|Publication Type||Book Chapter|
|Authors||Gergely, Gy., and G. Csibra|
|Editors||Banaji, M. R., and S. A. Gelman|
|Book Title||Navigating the Social World: What Infants, Chidren, and Other Species Can Teach Us|
|Publisher||Oxford University Press|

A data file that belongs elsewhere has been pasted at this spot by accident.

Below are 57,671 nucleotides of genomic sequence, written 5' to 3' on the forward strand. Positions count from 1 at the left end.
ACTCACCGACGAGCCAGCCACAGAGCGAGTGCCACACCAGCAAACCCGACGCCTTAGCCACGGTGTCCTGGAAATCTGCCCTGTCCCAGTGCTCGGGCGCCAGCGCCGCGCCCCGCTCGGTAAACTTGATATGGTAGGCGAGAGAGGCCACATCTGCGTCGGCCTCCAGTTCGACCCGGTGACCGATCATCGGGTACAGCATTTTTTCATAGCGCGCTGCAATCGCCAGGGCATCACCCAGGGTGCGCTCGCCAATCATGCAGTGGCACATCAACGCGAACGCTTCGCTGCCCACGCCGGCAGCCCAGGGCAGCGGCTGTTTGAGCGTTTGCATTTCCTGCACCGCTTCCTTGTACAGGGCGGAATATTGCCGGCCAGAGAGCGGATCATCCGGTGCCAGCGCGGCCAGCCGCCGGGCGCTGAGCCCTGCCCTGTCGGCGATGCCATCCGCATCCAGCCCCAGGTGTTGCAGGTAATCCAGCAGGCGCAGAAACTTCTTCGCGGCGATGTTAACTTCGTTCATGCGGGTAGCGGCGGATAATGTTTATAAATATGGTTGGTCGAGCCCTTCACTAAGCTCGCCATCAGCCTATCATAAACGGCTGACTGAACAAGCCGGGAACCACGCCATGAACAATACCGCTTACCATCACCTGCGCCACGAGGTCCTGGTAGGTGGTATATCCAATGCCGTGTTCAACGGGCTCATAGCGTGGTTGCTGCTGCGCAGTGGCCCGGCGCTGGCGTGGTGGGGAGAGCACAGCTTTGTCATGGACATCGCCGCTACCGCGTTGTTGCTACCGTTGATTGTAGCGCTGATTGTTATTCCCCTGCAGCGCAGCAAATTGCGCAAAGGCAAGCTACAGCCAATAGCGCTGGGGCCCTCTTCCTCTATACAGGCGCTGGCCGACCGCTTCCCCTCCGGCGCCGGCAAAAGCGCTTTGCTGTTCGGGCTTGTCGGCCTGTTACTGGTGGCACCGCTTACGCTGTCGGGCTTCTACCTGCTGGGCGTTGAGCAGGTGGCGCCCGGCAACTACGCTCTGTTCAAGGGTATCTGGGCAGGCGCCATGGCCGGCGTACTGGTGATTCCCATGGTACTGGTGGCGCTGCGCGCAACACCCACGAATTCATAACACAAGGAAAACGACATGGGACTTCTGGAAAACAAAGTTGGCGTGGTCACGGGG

This chapter proposes that the mechanism of natural pedagogy is ostensive communication, which incorporates evolved interpretive biases that allow and foster the transmission of generic and culturally shared knowledge to others. Such communication is not necessarily linguistic but always referential. There is extensive evidence that infants and children are especially sensitive to being communicatively addressed by adults, and that even newborns attend to and show preference for ostensive signals, such as eye contact, infant-directed speech, or infant-induced contingent reactivity. Such ostensive cues generate referential expectations in infants, triggering a tendency to gaze-follow the other's subsequent orientation responses (such as gaze-shifts) to their referential target, which may contribute to learning about referential signals such as deictic gestures and words. The chapter also addresses some of the most frequently asked questions about natural pedagogy in order to resolve some typical misunderstandings about what is and what is not claimed by the theory.